However it works out for you, it’s great to see Google iterating with this boundary breaking service.

I can’t tell you how great it feels to travel all over the world and never think about what extra it will cost, or what SIM I need to bring. With the addition of unlimited calling to 50 countries, this is easily the most compelling plan in my opinion, particularly if you’re outside of the country often. I am, and it works for me – but it’s all personal, of course. If you’re curious, you can check out Google Fi here.

Gilbert Ott

Gilbert Ott is an ever curious traveler and one of the world's leading travel experts. His adventures take him all over the globe, often spanning over 200,000 miles a year and his travel exploits are regularly...

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  1. Verizon has a deal where you use your data and cell plan overseas, it is $10 a day when you are using it (so for instance if you have a day where you are on a plane and in an airport with wifi, don’t turn cell service on and you won’t be charged). I use it for work and love it. It makes wandering a medina in Morocco much easier when you can use google maps, and see data on sites and access google translate etc etc. In any event it may be a cheaper option for those who only need a few days of access.

    1. Hey Lara, that’s a great plan and my parents use it, but the point of this one is that you don’t pay any extra.

      The plan would be $45 per person per month (for an unlimited family of four, or $70 solo), and your data calls and text would be unlimited anywhere in the world, rather than having $10 per person or per account per day. Hope I made that clear in the article. So no matter where you go it’s $70, versus potentially $50 for one trip alone with Verizon just in usage fees abroad, and not including whatever you pay for the actual plan.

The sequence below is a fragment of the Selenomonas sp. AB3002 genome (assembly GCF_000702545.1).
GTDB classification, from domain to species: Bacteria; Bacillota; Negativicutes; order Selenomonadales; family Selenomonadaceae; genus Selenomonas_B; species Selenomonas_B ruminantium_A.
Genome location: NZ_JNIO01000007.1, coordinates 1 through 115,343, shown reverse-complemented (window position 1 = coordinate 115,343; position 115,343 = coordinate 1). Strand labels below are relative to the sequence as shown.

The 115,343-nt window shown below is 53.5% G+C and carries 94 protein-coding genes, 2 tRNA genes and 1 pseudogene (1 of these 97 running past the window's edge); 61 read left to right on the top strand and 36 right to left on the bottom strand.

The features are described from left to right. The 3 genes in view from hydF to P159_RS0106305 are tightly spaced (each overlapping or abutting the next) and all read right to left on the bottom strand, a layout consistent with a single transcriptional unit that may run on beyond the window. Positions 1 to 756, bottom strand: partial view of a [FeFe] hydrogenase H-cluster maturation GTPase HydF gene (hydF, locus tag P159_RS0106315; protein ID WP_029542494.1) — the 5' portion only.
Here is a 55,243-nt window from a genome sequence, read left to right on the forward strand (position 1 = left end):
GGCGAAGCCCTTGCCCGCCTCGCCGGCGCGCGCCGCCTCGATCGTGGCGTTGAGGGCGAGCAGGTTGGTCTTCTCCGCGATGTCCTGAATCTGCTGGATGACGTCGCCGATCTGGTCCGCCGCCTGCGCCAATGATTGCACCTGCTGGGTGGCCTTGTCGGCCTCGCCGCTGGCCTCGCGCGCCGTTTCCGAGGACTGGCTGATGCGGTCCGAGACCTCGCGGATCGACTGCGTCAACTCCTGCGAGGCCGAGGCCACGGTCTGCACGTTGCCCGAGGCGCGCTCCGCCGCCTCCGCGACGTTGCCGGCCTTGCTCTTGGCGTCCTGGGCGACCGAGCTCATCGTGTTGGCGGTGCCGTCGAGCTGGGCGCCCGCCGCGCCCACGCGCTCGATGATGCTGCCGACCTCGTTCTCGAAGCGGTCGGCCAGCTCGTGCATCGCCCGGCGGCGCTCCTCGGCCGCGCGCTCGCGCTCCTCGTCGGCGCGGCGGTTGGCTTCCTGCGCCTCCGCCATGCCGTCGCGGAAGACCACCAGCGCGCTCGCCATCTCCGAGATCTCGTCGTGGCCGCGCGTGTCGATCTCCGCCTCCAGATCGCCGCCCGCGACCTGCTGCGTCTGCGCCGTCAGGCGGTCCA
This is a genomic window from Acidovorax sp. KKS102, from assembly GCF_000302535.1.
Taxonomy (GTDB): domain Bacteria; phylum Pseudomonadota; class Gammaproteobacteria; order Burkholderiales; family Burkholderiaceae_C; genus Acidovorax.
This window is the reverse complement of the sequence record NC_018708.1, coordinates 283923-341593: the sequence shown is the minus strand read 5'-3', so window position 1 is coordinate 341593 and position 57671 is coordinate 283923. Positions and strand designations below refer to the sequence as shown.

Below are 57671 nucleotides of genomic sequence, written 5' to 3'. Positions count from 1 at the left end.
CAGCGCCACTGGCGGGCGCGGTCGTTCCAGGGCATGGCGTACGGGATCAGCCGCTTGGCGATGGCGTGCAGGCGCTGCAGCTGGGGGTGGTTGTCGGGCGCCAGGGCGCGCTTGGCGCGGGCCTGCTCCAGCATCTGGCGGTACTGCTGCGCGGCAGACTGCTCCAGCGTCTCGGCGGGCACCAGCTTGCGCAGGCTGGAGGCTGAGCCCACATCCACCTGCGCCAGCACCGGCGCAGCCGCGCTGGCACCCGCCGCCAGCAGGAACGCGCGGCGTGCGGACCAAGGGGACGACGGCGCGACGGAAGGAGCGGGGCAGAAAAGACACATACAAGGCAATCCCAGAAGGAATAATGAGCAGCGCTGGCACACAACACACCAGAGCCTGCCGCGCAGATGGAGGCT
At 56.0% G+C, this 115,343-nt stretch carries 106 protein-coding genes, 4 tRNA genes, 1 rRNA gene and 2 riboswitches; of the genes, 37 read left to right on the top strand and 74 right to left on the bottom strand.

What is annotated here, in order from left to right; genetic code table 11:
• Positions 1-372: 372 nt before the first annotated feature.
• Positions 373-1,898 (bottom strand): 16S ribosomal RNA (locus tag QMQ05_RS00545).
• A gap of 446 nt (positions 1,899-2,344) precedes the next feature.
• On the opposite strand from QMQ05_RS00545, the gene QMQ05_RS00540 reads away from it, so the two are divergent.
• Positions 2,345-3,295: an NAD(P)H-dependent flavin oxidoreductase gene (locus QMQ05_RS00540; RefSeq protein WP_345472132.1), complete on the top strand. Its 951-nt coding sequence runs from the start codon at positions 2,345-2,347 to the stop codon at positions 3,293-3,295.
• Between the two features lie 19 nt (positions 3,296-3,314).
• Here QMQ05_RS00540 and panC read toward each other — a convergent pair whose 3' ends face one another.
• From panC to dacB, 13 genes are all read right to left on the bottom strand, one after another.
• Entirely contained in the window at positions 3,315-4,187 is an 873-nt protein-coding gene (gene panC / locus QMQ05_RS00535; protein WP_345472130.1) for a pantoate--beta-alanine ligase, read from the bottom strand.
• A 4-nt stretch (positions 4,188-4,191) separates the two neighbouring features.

Best regards,


  2. With these Google One hotel discounts, are you still able to input your hotel loyalty membership to accrue nights/points? Or would it make you ineligible because of the discount rate?
    I love discounts but also value the loyalty rewards benefits too. Any info is welcome.

  3. This sounds great. My husband and I pay the $10 per line per day when in Europe and it adds up to several hundred dollars a year. I was planning to do the SIM card swap on my next trip. I wonder if Google Fi works at my vacation home, in Vieques. If so, I’m in.

  4. Nice. An important clarification regarding “Unlimited calls and texts between 50 countries” though: while texts are included (as in the Flexible plan), the Unlimited plan only includes free calls from the U.S. to those 50 countries.

    The Google text says: “Important: This isn’t international roaming. Calls abroad from the U.S. means that you’re in the U.S. and you make a call to one of the countries listed.” Still good, but not quite as good…